Self employed artists, owning their own successes and failures.
Wednesday, January 15, 2014
Going from Drawing to Painting
I often tell aspiring artists, “If you can draw you can paint.” I’ve also shown numerous drawings and how they turn into paintings. (Most recently HERE and HERE.) That said, many artists still feel a great deal of fear when moving from black and white into color. This post is an attempt to help relieve that fear.
Tip # 1 – Make Awesome Drawings
The first thing I cannot stress enough is make sure your drawing is awesome. The better your drawing, the easier it will be to paint. For most artists this means doing lots of thumbnails, sketching, and using reference to get everything just right.
Tip #2 – Transfer the Drawing
I learned this the hard way. Save your original drawings! Scan them in and then have them printed out to transfer onto your board. If you feel you need a more detailed demonstration of transferring the drawing then check out the tips and techniques section of Donato Giancola’s website.
Additionally I HIGHLY recommend Donato’s DVD The Mechanic. It explains this whole process in great detail.
Tip #3 – Start Thin
If you work in Acrylic, use lots of water. If you work in Oil, use lots of OMS (Odorless Mineral Spirits). Keep the paint thin, and start blocking in the basic color structure. If you’re really nervous then do a color study either digitally or on a small print out of your drawing. I personally don’t do this. I establish my values in the drawing, and have a general idea of my color and just go for it, but there is no harm in being a little cautious as you build color confidence.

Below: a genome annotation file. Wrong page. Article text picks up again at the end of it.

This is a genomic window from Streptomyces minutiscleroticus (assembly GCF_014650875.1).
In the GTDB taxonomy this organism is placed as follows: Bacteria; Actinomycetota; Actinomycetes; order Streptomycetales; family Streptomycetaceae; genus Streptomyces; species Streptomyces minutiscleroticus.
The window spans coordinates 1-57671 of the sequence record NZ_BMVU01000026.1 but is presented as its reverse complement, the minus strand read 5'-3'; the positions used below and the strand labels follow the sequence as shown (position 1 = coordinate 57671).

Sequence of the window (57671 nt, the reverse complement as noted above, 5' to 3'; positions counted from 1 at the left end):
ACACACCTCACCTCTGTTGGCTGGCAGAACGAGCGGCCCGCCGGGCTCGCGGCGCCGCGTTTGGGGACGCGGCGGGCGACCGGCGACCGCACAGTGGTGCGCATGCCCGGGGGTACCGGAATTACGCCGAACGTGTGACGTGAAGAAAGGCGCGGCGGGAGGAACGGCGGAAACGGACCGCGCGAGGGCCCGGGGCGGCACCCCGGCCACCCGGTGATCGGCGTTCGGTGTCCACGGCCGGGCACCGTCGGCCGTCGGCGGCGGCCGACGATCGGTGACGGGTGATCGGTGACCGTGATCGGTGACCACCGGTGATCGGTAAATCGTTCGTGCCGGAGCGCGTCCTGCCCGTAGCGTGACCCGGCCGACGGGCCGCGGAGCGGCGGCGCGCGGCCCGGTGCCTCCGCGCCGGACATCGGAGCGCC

Once you’ve established your color structure you should be able to step back and see the finished painting. Upon close inspection it won’t look done, but from way back you should be able to imagine its finish.
Tip #4 – Get To Work
At this point there’s not a lot more tips; you can keep working thin or start establishing opaques. The main thing is that because there is a base color on everything, you now have something to react to. It’s all about pushing and pulling and reacting warm to cool colors. Mix paint, try it out, and then put it on the painting. If it doesn’t look right, wipe it out, mix again, etc…
Tip #5 – The Best Way to Learn is to Do!
I got this tip from Steven Belledin back when I was first transitioning into oil painting. The best way to learn how to paint is to paint. Your first paintings are probably going to suck. Mine did, so do most artists. Because you’re not painting over the top over your drawings you’ve got nothing to lose. At least you’ll have some sweet drawings!
…And in time some sweet paintings, too. So much of art is learning what you like and what works for you. So get to work!